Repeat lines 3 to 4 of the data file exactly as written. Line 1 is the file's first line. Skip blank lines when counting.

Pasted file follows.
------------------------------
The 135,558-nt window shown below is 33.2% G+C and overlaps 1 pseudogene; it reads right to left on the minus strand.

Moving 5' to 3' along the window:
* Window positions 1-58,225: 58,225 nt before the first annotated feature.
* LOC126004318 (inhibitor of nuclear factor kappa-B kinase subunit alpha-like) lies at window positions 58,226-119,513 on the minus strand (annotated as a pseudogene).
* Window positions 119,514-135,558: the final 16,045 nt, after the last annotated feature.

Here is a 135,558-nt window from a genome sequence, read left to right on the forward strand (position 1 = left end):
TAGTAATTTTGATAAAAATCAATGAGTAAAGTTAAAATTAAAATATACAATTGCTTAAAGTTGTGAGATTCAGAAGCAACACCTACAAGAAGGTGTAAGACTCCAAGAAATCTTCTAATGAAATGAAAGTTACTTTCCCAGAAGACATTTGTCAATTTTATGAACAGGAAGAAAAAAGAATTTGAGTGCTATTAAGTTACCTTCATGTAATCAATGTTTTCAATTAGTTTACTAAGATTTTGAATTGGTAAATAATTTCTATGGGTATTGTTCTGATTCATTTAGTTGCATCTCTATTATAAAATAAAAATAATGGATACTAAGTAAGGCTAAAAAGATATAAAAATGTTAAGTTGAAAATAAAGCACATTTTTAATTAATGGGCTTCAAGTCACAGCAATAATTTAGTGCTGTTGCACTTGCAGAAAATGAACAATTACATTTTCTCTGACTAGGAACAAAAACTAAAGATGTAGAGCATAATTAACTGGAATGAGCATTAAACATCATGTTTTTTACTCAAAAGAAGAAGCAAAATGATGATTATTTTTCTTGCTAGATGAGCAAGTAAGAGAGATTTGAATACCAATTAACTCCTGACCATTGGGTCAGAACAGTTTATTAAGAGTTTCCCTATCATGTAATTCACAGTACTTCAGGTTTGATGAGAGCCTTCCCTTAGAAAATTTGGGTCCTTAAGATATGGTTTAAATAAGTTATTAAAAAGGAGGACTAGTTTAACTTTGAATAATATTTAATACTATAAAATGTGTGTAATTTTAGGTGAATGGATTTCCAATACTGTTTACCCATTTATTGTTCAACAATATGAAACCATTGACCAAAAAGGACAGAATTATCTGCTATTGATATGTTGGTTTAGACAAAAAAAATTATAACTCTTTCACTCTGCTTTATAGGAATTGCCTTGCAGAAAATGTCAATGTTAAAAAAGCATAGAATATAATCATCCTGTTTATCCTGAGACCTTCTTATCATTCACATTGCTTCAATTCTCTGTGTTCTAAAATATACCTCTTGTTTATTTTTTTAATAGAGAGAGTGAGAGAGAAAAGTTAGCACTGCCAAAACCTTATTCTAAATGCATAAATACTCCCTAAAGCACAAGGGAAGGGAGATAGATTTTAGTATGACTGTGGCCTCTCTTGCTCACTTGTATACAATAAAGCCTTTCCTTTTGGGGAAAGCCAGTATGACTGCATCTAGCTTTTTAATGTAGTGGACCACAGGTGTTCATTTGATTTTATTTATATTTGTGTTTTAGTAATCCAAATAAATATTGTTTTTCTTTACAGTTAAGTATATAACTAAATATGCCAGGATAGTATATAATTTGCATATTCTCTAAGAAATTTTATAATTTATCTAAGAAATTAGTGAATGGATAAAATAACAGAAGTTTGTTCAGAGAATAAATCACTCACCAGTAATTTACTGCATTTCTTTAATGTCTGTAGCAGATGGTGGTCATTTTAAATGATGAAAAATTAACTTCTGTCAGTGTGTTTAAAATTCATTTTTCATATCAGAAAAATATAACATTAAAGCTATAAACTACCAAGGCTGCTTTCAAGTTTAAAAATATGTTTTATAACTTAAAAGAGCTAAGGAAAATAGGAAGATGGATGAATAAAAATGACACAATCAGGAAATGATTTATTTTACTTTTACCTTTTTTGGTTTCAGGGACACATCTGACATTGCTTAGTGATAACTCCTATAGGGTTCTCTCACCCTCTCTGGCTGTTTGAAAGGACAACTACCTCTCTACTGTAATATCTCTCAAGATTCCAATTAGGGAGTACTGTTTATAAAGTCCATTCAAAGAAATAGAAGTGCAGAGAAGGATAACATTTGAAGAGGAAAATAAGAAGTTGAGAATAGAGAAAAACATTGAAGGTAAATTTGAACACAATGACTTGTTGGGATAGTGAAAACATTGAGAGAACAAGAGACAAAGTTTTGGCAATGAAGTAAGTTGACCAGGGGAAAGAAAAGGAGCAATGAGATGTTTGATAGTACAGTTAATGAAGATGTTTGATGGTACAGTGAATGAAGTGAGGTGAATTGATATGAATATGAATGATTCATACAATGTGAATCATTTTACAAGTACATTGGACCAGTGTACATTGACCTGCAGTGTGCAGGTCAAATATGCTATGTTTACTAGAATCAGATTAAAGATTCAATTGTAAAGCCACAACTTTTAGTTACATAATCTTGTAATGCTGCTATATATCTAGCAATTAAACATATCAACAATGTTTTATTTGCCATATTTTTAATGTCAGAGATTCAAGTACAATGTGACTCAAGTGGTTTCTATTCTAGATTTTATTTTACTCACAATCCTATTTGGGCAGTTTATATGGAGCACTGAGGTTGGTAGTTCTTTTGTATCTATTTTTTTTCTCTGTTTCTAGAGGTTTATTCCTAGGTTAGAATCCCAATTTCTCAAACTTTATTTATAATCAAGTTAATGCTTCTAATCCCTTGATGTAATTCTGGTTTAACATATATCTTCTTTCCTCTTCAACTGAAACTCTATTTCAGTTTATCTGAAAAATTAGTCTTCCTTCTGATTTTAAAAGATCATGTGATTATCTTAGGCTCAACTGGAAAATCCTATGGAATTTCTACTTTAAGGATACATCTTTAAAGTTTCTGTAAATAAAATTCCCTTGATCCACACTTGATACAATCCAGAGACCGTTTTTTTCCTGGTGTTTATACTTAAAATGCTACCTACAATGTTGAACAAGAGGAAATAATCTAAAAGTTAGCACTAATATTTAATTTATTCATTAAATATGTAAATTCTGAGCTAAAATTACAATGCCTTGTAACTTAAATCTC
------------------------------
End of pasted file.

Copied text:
* Window positions 1-58,225: 58,225 nt before the first annotated feature.
* LOC126004318 (inhibitor of nuclear factor kappa-B kinase subunit alpha-like) lies at window positions 58,226-119,513 on the minus strand (annotated as a pseudogene).